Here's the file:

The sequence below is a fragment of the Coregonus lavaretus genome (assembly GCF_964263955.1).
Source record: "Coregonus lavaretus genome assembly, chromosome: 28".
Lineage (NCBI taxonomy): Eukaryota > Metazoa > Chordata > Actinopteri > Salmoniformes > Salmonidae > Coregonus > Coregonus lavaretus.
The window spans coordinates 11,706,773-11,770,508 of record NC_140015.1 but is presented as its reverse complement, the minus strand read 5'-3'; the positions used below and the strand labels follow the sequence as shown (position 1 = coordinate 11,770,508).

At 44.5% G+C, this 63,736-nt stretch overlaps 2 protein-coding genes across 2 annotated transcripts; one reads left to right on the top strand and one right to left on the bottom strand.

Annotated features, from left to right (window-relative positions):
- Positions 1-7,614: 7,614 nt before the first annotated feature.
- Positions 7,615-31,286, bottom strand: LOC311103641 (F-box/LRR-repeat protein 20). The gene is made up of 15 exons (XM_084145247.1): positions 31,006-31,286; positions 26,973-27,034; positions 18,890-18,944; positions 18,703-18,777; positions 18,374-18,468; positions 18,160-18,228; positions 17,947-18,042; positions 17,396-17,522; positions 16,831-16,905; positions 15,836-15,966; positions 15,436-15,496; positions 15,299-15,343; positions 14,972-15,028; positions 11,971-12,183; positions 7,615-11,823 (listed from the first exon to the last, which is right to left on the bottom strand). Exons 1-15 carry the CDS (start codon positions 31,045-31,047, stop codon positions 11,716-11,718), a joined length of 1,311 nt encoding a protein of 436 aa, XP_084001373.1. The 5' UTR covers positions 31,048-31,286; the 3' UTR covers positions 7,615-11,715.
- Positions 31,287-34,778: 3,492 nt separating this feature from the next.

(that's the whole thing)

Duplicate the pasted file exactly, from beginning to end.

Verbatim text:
The sequence below is a fragment of the Coregonus lavaretus genome (assembly GCF_964263955.1).
Source record: "Coregonus lavaretus genome assembly, chromosome: 28".
Lineage (NCBI taxonomy): Eukaryota > Metazoa > Chordata > Actinopteri > Salmoniformes > Salmonidae > Coregonus > Coregonus lavaretus.
The window spans coordinates 11,706,773-11,770,508 of record NC_140015.1 but is presented as its reverse complement, the minus strand read 5'-3'; the positions used below and the strand labels follow the sequence as shown (position 1 = coordinate 11,770,508).

At 44.5% G+C, this 63,736-nt stretch overlaps 2 protein-coding genes across 2 annotated transcripts; one reads left to right on the top strand and one right to left on the bottom strand.

Annotated features, from left to right (window-relative positions):
- Positions 1-7,614: 7,614 nt before the first annotated feature.
- Positions 7,615-31,286, bottom strand: LOC311103641 (F-box/LRR-repeat protein 20). The gene is made up of 15 exons (XM_084145247.1): positions 31,006-31,286; positions 26,973-27,034; positions 18,890-18,944; positions 18,703-18,777; positions 18,374-18,468; positions 18,160-18,228; positions 17,947-18,042; positions 17,396-17,522; positions 16,831-16,905; positions 15,836-15,966; positions 15,436-15,496; positions 15,299-15,343; positions 14,972-15,028; positions 11,971-12,183; positions 7,615-11,823 (listed from the first exon to the last, which is right to left on the bottom strand). Exons 1-15 carry the CDS (start codon positions 31,045-31,047, stop codon positions 11,716-11,718), a joined length of 1,311 nt encoding a protein of 436 aa, XP_084001373.1. The 5' UTR covers positions 31,048-31,286; the 3' UTR covers positions 7,615-11,715.
- Positions 31,287-34,778: 3,492 nt separating this feature from the next.